Credential Stuffing In Cyber Attacks

Credential Stuffing In Cyber Attacks

Stolen usernames and passwords in attempts to gain access to additional accounts and systems is called credential stuffing in cyber attacks. For example, a cybercriminal may obtain a target’s username and password for a social media account and use those same login credentials to try and access the victim’s other systems (e.g., email accounts, banking applications or workplace networks). From there, the cybercriminal could steal sensitive data stored on these systems and even use this information to engage in other nefarious acts, such as illegal fund transfers. These cyberattacks operate under the assumption that individuals often utilize the same login credentials across different systems, thus allowing a cybercriminal to leverage just one username and password combination to compromise multiple accounts. According to research from software company NortonLifeLock, over half (52%) of individuals repeat usernames and passwords among their systems, making them increasingly vulnerable to credential stuffing incidents.

In addition to compromising individuals’ accounts, these cyberattacks can also pose significant consequences for businesses. In fact, Ponemon Institute recently reported that businesses lose an average of $6 million each year to credential stuffing incidents by way of application downtime, lost customers and heightened IT expenses. Further, these cyberattacks are on the rise. According to research from software company Arkose Labs, more than 2.8 billion credential stuffing incidents occurred in 2021, representing a 98% increase from 2020. As such, it’s vital for businesses to take steps to protect against these cyberattacks.

This article explains how credential stuffing incidents work, describes why these cyberattacks are on the rise, provides examples of recent incidents and outlines key prevention measures for businesses to consider.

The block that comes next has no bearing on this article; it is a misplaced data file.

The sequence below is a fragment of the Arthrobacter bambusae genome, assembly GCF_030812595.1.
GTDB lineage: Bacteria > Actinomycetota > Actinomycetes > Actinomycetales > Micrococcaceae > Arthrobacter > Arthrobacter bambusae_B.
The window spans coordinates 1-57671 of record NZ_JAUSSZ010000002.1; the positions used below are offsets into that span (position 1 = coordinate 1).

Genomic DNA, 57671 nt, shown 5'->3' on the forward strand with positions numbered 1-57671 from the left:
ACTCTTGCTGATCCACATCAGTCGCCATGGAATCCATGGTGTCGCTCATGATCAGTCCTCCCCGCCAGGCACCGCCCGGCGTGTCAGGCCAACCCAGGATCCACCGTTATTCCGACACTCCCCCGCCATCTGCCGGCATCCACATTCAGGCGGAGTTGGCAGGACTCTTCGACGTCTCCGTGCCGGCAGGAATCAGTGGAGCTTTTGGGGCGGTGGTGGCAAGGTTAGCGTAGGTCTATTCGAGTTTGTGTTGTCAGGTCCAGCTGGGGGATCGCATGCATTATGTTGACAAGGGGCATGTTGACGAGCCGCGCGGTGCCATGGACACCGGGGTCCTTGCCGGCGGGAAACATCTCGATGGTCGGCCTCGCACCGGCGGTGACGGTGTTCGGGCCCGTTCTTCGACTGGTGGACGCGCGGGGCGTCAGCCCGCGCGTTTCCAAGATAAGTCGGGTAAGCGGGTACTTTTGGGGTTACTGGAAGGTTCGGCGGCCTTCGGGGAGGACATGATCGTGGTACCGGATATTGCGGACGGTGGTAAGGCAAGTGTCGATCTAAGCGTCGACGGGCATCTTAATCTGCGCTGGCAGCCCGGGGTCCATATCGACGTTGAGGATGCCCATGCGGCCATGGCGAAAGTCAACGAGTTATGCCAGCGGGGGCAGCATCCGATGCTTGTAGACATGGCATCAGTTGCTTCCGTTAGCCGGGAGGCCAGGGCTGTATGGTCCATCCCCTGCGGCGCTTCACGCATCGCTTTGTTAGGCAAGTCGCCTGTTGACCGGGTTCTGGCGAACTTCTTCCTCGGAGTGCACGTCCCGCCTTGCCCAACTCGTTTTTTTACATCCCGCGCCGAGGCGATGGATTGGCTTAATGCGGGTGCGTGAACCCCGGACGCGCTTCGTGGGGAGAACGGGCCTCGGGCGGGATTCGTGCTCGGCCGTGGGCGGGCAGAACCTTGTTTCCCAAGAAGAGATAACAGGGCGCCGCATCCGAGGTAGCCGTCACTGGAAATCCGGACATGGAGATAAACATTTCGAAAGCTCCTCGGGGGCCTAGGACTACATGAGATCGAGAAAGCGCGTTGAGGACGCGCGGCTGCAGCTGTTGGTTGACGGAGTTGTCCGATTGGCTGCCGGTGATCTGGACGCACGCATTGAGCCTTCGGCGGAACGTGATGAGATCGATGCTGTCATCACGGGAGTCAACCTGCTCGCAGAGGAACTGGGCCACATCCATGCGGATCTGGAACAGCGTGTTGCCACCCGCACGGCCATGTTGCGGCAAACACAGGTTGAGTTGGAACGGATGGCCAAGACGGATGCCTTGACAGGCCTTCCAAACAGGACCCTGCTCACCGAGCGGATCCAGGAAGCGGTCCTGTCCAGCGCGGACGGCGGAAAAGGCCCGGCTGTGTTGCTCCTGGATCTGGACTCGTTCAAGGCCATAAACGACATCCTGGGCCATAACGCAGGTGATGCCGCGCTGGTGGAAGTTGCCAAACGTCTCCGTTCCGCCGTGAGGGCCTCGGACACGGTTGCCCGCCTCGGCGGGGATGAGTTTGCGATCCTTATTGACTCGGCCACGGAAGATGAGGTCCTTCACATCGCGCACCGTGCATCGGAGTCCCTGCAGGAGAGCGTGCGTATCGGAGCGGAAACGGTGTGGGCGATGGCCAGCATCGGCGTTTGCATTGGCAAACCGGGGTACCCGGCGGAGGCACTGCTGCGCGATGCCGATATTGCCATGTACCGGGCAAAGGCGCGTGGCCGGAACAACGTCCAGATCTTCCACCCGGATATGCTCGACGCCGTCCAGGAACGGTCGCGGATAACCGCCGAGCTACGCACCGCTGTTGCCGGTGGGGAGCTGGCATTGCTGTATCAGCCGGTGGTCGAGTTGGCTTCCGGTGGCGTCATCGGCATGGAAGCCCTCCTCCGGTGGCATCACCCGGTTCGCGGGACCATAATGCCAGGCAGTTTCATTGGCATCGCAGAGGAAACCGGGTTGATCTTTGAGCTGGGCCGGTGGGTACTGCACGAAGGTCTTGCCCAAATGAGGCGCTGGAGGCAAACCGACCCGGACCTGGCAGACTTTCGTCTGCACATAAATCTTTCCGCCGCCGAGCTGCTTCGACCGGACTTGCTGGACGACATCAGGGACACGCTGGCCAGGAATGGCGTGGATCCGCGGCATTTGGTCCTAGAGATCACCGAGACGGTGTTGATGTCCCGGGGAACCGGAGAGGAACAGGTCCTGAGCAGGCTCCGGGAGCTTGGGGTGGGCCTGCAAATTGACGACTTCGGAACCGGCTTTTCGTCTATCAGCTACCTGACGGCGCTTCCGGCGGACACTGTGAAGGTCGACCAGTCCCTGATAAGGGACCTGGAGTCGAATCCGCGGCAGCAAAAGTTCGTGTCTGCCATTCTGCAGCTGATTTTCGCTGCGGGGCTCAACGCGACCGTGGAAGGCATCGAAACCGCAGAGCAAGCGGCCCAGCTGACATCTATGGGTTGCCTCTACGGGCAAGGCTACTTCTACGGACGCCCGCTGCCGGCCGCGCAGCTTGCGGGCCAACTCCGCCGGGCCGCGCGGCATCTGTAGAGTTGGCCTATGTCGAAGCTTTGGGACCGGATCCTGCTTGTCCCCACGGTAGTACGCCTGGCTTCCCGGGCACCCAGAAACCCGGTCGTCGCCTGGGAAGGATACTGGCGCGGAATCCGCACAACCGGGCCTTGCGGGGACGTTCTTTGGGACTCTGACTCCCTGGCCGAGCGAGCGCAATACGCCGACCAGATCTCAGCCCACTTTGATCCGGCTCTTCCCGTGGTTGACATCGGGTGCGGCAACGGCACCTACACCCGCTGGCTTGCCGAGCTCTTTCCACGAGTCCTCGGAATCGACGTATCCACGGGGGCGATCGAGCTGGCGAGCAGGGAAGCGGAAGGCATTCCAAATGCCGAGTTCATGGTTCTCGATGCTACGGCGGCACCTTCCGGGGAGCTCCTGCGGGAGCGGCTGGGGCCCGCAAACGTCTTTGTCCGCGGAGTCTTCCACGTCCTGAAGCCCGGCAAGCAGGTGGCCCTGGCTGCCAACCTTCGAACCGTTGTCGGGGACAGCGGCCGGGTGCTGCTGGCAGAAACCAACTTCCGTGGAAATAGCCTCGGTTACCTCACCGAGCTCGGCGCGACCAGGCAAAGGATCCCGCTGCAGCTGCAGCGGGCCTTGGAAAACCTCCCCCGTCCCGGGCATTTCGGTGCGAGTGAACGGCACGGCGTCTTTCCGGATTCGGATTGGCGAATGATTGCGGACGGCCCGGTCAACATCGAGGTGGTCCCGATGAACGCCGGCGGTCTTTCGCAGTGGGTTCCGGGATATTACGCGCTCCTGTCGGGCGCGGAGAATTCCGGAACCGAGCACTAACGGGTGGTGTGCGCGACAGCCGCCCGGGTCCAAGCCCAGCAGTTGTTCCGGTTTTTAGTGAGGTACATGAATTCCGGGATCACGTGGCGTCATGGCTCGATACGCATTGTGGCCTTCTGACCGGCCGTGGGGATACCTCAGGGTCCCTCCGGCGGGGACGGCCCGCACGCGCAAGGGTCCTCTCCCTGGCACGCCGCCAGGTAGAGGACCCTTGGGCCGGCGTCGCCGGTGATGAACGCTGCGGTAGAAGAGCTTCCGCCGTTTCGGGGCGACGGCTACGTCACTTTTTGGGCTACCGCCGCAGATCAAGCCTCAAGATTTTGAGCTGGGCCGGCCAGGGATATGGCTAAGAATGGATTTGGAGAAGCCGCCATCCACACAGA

How Credential Stuffing Incidents Work

A credential stuffing cyberattack generally takes place in four main phases. Here’s a breakdown of those phases:

1. Obtaining login credentials—First, a cybercriminal will compile a list of stolen usernames and passwords from a number of victims. The cybercriminal may obtain these login credentials in various ways, such as by deploying phishing scams or purchasing them on the dark web. According to a recent audit conducted by security firm Digital Shadows, there are more than 15 billion stolen usernames and passwords circulating on the internet stemming from nearly 10,000 data breaches.
2. Setting up a botnet—Next, the cybercriminal will input their list of stolen login credentials within a robot network, also called a botnet. A botnet is a collection of devices injected with malware in order to be controlled by a single party and leveraged in cyberattacks. The cybercriminal will use the botnet to test the stolen usernames and passwords against multiple websites and systems at once, searching for possible matches.
3. Identifying successful login attempts—After using the botnet to test stolen usernames and passwords, the cybercriminal will take note of any successful login attempts and review the accounts or systems they have gained access to.
4. Compromising accounts, systems and data—Lastly, the cybercriminal will leverage their unsolicited access to victims’ accounts and systems to engage in a variety of harmful activities. These activities may include changing account settings, taking over systems, exposing sensitive information, making fraudulent purchases, transferring funds or conducting further cyberattacks.

Why Credential Stuffing Incidents Are on the Rise

In recent years, credential stuffing cyberattacks have become a growing concern, increasing in both cost and frequency. There are several reasons behind this trend, including the following:

  • Greater credential availability—A surging number of login credentials have been exposed online over the past few years, largely due to a rise in data breaches. As a result, cybercriminals have been granted easier access to stolen usernames and passwords, making credential stuffing incidents increasingly common.
  • Further technology advancements—The technology utilized to conduct credential stuffing cyberattacks, such as botnets and similar automation tools, has also advanced over time. These technology developments have helped cybercriminals bypass traditional login security measures across different devices and systems, as well as increase the speed at which they are able to test stolen credentials. Altogether, such advancements have allowed cybercriminals to boost both the efficiency and simplicity of credential stuffing incidents.
  • Reduced entry barriers—In response to the previously mentioned developments, the overall costs and skills required to conduct credential stuffing incidents has fallen, therefore lowering entry barriers and permitting a larger pool of cybercriminals to launch these cyberattacks. Currently, cybersecurity experts estimate that a credential stuffing incident can be deployed for as little as $50.